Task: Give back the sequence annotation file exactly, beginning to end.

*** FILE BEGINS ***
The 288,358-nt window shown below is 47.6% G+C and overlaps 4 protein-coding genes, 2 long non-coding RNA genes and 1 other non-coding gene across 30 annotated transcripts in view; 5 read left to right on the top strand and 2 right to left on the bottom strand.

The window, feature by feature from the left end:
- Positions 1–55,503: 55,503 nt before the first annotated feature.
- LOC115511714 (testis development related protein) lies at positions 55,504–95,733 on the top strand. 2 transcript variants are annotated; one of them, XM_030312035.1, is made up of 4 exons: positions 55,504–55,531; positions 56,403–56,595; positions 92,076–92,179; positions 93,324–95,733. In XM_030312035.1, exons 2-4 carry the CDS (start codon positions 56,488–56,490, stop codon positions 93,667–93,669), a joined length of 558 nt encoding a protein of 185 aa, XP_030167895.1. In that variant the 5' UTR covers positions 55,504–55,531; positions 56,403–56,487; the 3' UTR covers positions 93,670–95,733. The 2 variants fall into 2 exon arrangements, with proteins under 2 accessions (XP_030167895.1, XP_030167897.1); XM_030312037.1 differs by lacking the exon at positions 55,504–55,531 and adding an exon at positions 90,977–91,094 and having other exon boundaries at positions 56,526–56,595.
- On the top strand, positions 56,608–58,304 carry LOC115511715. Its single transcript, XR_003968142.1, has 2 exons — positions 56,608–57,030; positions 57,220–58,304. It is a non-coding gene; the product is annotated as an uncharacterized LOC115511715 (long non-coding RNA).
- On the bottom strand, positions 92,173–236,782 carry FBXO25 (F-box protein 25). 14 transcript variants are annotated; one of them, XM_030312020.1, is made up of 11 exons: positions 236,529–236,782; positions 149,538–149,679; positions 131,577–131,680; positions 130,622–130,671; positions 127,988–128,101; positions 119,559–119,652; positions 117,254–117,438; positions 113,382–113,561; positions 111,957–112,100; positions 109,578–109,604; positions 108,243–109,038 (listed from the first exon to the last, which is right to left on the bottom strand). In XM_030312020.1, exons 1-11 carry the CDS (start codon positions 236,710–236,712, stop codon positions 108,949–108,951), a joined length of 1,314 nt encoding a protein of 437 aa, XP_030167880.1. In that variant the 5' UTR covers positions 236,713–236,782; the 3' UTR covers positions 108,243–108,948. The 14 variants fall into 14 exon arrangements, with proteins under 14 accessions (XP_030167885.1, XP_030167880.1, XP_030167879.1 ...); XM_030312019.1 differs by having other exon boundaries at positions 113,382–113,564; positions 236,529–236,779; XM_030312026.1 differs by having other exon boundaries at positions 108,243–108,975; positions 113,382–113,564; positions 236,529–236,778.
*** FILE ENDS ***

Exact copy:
The 288,358-nt window shown below is 47.6% G+C and overlaps 4 protein-coding genes, 2 long non-coding RNA genes and 1 other non-coding gene across 30 annotated transcripts in view; 5 read left to right on the top strand and 2 right to left on the bottom strand.

The window, feature by feature from the left end:
- Positions 1–55,503: 55,503 nt before the first annotated feature.
- LOC115511714 (testis development related protein) lies at positions 55,504–95,733 on the top strand. 2 transcript variants are annotated; one of them, XM_030312035.1, is made up of 4 exons: positions 55,504–55,531; positions 56,403–56,595; positions 92,076–92,179; positions 93,324–95,733. In XM_030312035.1, exons 2-4 carry the CDS (start codon positions 56,488–56,490, stop codon positions 93,667–93,669), a joined length of 558 nt encoding a protein of 185 aa, XP_030167895.1. In that variant the 5' UTR covers positions 55,504–55,531; positions 56,403–56,487; the 3' UTR covers positions 93,670–95,733. The 2 variants fall into 2 exon arrangements, with proteins under 2 accessions (XP_030167895.1, XP_030167897.1); XM_030312037.1 differs by lacking the exon at positions 55,504–55,531 and adding an exon at positions 90,977–91,094 and having other exon boundaries at positions 56,526–56,595.
- On the top strand, positions 56,608–58,304 carry LOC115511715. Its single transcript, XR_003968142.1, has 2 exons — positions 56,608–57,030; positions 57,220–58,304. It is a non-coding gene; the product is annotated as an uncharacterized LOC115511715 (long non-coding RNA).
- On the bottom strand, positions 92,173–236,782 carry FBXO25 (F-box protein 25). 14 transcript variants are annotated; one of them, XM_030312020.1, is made up of 11 exons: positions 236,529–236,782; positions 149,538–149,679; positions 131,577–131,680; positions 130,622–130,671; positions 127,988–128,101; positions 119,559–119,652; positions 117,254–117,438; positions 113,382–113,561; positions 111,957–112,100; positions 109,578–109,604; positions 108,243–109,038 (listed from the first exon to the last, which is right to left on the bottom strand). In XM_030312020.1, exons 1-11 carry the CDS (start codon positions 236,710–236,712, stop codon positions 108,949–108,951), a joined length of 1,314 nt encoding a protein of 437 aa, XP_030167880.1. In that variant the 5' UTR covers positions 236,713–236,782; the 3' UTR covers positions 108,243–108,948. The 14 variants fall into 14 exon arrangements, with proteins under 14 accessions (XP_030167885.1, XP_030167880.1, XP_030167879.1 ...); XM_030312019.1 differs by having other exon boundaries at positions 113,382–113,564; positions 236,529–236,779; XM_030312026.1 differs by having other exon boundaries at positions 108,243–108,975; positions 113,382–113,564; positions 236,529–236,778.